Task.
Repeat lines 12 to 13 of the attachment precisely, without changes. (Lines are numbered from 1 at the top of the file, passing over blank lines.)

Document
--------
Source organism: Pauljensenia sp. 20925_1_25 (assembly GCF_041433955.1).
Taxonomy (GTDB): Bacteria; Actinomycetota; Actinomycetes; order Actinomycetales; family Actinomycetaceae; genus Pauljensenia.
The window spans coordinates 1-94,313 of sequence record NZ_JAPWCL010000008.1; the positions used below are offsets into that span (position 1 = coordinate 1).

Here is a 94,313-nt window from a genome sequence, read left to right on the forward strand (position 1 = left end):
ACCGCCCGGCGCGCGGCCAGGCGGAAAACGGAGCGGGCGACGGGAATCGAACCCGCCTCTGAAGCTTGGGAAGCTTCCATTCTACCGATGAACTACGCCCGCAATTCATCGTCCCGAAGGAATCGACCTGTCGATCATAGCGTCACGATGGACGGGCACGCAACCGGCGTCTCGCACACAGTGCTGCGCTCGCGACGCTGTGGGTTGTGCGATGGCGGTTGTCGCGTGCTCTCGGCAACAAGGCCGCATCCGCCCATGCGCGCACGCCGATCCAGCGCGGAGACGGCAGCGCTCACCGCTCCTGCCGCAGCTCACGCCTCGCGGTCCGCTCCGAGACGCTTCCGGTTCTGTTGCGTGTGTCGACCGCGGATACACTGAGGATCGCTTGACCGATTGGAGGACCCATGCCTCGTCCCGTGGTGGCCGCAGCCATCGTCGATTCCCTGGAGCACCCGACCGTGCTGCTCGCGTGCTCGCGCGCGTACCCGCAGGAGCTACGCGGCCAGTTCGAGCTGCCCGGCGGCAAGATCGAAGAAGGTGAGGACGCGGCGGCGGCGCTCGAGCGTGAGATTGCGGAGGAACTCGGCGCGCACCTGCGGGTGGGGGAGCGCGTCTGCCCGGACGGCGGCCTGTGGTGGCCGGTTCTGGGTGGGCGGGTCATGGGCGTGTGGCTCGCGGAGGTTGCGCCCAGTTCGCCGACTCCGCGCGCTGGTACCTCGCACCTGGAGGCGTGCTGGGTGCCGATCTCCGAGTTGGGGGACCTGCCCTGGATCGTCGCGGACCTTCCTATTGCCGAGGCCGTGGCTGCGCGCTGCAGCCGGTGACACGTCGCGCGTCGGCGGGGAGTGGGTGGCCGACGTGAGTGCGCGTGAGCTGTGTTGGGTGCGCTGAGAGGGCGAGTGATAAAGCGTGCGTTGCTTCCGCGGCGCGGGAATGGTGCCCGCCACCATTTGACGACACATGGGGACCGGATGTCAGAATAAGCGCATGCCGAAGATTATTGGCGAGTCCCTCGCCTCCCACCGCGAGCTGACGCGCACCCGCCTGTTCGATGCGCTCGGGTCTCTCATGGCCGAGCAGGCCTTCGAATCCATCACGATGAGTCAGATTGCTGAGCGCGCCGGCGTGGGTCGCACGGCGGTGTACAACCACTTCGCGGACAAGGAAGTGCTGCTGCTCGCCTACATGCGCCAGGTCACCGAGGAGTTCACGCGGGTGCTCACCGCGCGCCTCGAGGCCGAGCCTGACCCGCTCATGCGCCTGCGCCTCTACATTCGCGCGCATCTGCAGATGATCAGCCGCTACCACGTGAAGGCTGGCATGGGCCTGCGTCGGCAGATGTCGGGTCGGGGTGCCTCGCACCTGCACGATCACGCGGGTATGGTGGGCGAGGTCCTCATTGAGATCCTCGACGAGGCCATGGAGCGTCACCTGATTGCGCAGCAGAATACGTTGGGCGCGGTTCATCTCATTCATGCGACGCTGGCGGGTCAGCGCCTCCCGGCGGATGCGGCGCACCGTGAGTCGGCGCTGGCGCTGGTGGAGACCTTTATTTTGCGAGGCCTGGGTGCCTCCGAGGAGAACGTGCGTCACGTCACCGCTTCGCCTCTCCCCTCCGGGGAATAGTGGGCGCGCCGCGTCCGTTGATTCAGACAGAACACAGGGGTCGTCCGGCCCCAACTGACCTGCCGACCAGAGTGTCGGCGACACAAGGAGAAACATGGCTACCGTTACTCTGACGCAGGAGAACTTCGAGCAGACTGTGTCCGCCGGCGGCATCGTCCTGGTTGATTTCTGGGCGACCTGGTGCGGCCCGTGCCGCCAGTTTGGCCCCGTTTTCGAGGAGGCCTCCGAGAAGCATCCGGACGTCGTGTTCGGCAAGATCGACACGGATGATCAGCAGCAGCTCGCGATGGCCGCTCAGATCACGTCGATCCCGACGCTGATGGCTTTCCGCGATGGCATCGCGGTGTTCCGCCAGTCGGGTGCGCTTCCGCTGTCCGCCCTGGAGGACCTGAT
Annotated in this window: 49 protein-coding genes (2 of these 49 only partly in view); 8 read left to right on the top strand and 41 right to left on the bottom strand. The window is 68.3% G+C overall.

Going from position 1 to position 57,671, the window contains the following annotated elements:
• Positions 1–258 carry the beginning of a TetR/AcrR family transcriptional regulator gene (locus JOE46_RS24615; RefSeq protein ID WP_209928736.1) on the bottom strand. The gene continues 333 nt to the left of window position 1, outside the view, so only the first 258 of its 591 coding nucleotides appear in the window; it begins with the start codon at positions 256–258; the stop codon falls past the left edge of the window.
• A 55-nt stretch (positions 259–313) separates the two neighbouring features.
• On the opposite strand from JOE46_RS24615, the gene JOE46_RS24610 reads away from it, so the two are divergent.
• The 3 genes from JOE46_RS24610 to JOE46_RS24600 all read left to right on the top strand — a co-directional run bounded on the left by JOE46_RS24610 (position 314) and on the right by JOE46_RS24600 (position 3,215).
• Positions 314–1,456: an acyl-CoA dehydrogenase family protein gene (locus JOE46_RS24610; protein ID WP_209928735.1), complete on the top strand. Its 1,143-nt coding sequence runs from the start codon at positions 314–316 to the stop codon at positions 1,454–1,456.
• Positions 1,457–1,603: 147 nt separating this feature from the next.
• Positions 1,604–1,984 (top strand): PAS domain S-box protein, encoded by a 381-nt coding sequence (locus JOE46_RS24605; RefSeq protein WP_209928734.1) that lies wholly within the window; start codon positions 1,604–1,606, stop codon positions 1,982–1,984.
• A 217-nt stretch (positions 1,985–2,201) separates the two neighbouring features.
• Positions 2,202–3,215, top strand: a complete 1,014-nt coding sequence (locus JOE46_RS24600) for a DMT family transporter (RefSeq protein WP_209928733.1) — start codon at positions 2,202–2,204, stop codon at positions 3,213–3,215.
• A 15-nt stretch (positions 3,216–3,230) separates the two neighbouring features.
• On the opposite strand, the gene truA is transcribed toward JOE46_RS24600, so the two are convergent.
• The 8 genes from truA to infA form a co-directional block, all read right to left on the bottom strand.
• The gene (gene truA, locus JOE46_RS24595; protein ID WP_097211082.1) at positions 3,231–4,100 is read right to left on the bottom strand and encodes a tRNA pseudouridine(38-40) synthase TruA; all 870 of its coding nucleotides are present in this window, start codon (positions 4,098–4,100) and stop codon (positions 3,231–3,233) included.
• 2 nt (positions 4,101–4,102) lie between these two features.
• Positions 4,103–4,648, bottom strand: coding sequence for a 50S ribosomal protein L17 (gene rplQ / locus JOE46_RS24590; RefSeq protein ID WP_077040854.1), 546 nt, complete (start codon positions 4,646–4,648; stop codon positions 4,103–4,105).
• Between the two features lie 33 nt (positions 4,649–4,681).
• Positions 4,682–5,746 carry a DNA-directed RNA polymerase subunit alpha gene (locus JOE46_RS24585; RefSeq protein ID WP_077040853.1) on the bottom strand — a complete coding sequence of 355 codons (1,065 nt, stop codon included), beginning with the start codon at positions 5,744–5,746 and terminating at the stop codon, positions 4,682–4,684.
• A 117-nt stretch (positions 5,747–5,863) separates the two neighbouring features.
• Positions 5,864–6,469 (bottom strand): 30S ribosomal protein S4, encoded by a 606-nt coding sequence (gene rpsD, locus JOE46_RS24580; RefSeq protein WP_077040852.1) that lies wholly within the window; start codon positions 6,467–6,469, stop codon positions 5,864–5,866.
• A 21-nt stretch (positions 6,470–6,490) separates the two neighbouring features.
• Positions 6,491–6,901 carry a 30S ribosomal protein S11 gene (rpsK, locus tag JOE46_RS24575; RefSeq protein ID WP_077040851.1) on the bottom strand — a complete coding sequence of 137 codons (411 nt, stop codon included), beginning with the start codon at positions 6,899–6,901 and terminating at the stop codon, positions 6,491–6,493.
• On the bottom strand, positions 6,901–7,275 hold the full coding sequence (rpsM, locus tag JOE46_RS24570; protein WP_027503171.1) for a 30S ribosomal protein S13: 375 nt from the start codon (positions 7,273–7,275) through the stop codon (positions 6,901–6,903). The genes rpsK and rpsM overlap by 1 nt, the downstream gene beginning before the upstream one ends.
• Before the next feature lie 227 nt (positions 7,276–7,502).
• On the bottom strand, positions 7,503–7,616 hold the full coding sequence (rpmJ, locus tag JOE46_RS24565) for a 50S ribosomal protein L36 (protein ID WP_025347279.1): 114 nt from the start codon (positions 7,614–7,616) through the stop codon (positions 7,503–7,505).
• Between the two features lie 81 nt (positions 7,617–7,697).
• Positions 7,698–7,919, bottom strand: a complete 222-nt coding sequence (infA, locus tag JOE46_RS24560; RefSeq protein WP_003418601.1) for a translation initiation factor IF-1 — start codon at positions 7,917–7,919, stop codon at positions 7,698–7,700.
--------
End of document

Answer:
• Positions 314–1,456: an acyl-CoA dehydrogenase family protein gene (locus JOE46_RS24610; protein ID WP_209928735.1), complete on the top strand. Its 1,143-nt coding sequence runs from the start codon at positions 314–316 to the stop codon at positions 1,454–1,456.
• Positions 1,457–1,603: 147 nt separating this feature from the next.